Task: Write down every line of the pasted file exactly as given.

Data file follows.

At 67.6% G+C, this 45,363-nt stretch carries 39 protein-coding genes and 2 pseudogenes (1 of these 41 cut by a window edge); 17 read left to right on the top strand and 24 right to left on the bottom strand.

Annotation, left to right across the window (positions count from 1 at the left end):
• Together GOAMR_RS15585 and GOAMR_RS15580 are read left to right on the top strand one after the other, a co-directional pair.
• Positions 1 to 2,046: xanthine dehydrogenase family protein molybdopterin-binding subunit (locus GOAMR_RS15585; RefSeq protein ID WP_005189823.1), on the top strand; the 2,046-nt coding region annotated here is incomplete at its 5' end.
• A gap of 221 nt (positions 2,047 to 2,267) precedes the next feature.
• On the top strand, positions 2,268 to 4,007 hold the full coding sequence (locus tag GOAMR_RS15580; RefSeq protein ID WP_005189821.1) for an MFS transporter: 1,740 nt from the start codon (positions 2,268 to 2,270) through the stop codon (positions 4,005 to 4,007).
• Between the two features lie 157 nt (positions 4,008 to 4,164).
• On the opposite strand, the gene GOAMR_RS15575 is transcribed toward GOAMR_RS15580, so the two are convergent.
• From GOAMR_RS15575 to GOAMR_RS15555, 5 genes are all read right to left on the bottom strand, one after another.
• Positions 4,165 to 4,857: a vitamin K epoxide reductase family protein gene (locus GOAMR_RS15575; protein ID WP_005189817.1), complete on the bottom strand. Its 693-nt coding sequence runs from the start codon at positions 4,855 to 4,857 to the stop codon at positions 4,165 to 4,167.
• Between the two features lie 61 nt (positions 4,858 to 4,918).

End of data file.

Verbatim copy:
At 67.6% G+C, this 45,363-nt stretch carries 39 protein-coding genes and 2 pseudogenes (1 of these 41 cut by a window edge); 17 read left to right on the top strand and 24 right to left on the bottom strand.

Annotation, left to right across the window (positions count from 1 at the left end):
• Together GOAMR_RS15585 and GOAMR_RS15580 are read left to right on the top strand one after the other, a co-directional pair.
• Positions 1 to 2,046: xanthine dehydrogenase family protein molybdopterin-binding subunit (locus GOAMR_RS15585; RefSeq protein ID WP_005189823.1), on the top strand; the 2,046-nt coding region annotated here is incomplete at its 5' end.
• A gap of 221 nt (positions 2,047 to 2,267) precedes the next feature.
• On the top strand, positions 2,268 to 4,007 hold the full coding sequence (locus tag GOAMR_RS15580; RefSeq protein ID WP_005189821.1) for an MFS transporter: 1,740 nt from the start codon (positions 2,268 to 2,270) through the stop codon (positions 4,005 to 4,007).
• Between the two features lie 157 nt (positions 4,008 to 4,164).
• On the opposite strand, the gene GOAMR_RS15575 is transcribed toward GOAMR_RS15580, so the two are convergent.
• From GOAMR_RS15575 to GOAMR_RS15555, 5 genes are all read right to left on the bottom strand, one after another.
• Positions 4,165 to 4,857: a vitamin K epoxide reductase family protein gene (locus GOAMR_RS15575; protein ID WP_005189817.1), complete on the bottom strand. Its 693-nt coding sequence runs from the start codon at positions 4,855 to 4,857 to the stop codon at positions 4,165 to 4,167.
• Between the two features lie 61 nt (positions 4,858 to 4,918).